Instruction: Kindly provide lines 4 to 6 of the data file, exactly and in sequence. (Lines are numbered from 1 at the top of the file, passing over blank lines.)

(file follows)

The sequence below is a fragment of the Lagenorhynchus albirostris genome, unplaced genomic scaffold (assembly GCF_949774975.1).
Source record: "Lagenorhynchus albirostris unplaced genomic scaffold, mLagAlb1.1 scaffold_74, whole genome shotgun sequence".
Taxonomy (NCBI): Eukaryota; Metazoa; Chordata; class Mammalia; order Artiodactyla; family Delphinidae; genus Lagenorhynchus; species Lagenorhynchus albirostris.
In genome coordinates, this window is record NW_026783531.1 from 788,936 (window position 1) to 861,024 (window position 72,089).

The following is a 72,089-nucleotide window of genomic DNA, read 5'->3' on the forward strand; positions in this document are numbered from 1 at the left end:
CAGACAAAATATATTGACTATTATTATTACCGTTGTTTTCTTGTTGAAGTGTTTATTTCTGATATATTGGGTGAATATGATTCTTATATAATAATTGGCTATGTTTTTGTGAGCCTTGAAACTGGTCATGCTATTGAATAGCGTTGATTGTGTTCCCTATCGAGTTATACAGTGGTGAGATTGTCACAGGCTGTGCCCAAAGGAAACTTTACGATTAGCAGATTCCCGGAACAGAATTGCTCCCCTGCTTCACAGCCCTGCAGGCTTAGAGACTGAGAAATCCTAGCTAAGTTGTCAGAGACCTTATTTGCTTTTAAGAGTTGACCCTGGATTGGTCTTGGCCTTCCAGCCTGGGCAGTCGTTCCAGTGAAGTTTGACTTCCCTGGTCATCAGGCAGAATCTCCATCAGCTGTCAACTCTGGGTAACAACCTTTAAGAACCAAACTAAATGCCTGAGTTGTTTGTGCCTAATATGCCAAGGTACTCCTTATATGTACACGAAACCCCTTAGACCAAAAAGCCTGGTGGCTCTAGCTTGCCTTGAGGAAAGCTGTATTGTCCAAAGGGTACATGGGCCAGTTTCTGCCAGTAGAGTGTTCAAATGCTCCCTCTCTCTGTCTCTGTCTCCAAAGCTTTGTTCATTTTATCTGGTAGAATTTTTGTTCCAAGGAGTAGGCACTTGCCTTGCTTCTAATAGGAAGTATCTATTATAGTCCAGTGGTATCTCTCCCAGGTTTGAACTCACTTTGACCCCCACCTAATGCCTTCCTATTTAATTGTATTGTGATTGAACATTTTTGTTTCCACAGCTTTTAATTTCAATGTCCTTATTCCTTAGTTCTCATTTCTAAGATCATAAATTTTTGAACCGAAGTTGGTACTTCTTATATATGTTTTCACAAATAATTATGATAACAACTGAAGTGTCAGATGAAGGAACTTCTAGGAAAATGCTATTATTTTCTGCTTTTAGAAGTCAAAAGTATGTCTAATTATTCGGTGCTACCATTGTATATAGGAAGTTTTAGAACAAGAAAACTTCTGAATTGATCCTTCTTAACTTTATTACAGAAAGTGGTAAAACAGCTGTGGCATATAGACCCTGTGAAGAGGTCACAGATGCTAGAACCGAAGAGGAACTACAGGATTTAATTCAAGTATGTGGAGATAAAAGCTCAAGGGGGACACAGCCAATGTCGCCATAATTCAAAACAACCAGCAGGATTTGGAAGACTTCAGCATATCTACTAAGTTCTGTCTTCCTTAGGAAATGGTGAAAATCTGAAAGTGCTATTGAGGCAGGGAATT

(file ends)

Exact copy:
In genome coordinates, this window is record NW_026783531.1 from 788,936 (window position 1) to 861,024 (window position 72,089).

The following is a 72,089-nucleotide window of genomic DNA, read 5'->3' on the forward strand; positions in this document are numbered from 1 at the left end:
CAGACAAAATATATTGACTATTATTATTACCGTTGTTTTCTTGTTGAAGTGTTTATTTCTGATATATTGGGTGAATATGATTCTTATATAATAATTGGCTATGTTTTTGTGAGCCTTGAAACTGGTCATGCTATTGAATAGCGTTGATTGTGTTCCCTATCGAGTTATACAGTGGTGAGATTGTCACAGGCTGTGCCCAAAGGAAACTTTACGATTAGCAGATTCCCGGAACAGAATTGCTCCCCTGCTTCACAGCCCTGCAGGCTTAGAGACTGAGAAATCCTAGCTAAGTTGTCAGAGACCTTATTTGCTTTTAAGAGTTGACCCTGGATTGGTCTTGGCCTTCCAGCCTGGGCAGTCGTTCCAGTGAAGTTTGACTTCCCTGGTCATCAGGCAGAATCTCCATCAGCTGTCAACTCTGGGTAACAACCTTTAAGAACCAAACTAAATGCCTGAGTTGTTTGTGCCTAATATGCCAAGGTACTCCTTATATGTACACGAAACCCCTTAGACCAAAAAGCCTGGTGGCTCTAGCTTGCCTTGAGGAAAGCTGTATTGTCCAAAGGGTACATGGGCCAGTTTCTGCCAGTAGAGTGTTCAAATGCTCCCTCTCTCTGTCTCTGTCTCCAAAGCTTTGTTCATTTTATCTGGTAGAATTTTTGTTCCAAGGAGTAGGCACTTGCCTTGCTTCTAATAGGAAGTATCTATTATAGTCCAGTGGTATCTCTCCCAGGTTTGAACTCACTTTGACCCCCACCTAATGCCTTCCTATTTAATTGTATTGTGATTGAACATTTTTGTTTCCACAGCTTTTAATTTCAATGTCCTTATTCCTTAGTTCTCATTTCTAAGATCATAAATTTTTGAACCGAAGTTGGTACTTCTTATATATGTTTTCACAAATAATTATGATAACAACTGAAGTGTCAGATGAAGGAACTTCTAGGAAAATGCTATTATTTTCTGCTTTTAGAAGTCAAAAGTATGTCTAATTATTCGGTGCTACCATTGTATATAGGAAGTTTTAGAACAAGAAAACTTCTGAATTGATCCTTCTTAACTTTATTACAGAAAGTGGTAAAACAGCTGTGGCATATAGACCCTGTGAAGAGGTCACAGATGCTAGAACCGAAGAGGAACTACAGGATTTAATTCAAGTATGTGGAGATAAAAGCTCAAGGGGGACACAGCCAATGTCGCCATAATTCAAAACAACCAGCAGGATTTGGAAGACTTCAGCATATCTACTAAGTTCTGTCTTCCTTAGGAAATGGTGAAAATCTGAAAGTGCTATTGAGGCAGGGAATT